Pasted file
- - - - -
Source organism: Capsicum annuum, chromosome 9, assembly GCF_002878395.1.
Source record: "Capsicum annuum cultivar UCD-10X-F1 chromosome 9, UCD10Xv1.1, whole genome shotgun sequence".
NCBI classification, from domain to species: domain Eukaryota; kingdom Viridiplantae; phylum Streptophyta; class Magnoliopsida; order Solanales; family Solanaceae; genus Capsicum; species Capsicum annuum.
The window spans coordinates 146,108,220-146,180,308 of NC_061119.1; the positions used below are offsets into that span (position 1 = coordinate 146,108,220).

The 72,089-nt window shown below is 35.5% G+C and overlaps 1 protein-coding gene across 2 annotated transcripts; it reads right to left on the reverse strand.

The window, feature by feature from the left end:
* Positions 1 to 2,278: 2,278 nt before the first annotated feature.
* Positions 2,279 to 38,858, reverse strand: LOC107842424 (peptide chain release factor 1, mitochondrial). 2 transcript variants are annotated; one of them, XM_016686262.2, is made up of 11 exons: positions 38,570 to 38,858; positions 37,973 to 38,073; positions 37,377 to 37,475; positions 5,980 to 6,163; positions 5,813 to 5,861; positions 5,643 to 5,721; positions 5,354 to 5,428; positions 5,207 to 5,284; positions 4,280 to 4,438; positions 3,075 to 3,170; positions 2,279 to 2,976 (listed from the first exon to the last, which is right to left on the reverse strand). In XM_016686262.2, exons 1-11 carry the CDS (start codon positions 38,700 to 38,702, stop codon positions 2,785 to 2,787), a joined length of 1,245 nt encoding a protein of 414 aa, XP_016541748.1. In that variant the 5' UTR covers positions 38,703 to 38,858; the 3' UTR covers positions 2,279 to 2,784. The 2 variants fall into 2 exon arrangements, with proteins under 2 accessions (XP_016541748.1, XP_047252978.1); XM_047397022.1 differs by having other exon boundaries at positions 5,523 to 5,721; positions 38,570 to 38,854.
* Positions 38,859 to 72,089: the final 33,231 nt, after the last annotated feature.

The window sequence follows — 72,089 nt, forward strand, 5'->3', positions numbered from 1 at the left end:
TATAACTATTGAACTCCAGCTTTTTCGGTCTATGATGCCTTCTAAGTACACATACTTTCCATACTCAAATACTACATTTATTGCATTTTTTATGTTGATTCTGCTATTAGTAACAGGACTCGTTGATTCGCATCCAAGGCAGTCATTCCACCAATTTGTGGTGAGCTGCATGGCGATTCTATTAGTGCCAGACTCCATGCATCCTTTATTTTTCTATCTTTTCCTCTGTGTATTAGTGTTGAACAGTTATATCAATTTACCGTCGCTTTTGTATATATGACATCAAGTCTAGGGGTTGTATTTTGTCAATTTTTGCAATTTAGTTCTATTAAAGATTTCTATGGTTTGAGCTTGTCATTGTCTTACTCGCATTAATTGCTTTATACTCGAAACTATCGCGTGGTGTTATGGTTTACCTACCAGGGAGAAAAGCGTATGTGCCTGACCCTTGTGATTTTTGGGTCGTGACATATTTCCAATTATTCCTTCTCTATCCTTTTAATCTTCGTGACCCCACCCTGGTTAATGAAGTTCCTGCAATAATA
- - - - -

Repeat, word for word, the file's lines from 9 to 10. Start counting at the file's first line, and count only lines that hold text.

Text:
* Positions 38,859 to 72,089: the final 33,231 nt, after the last annotated feature.

The window sequence follows — 72,089 nt, forward strand, 5'->3', positions numbered from 1 at the left end: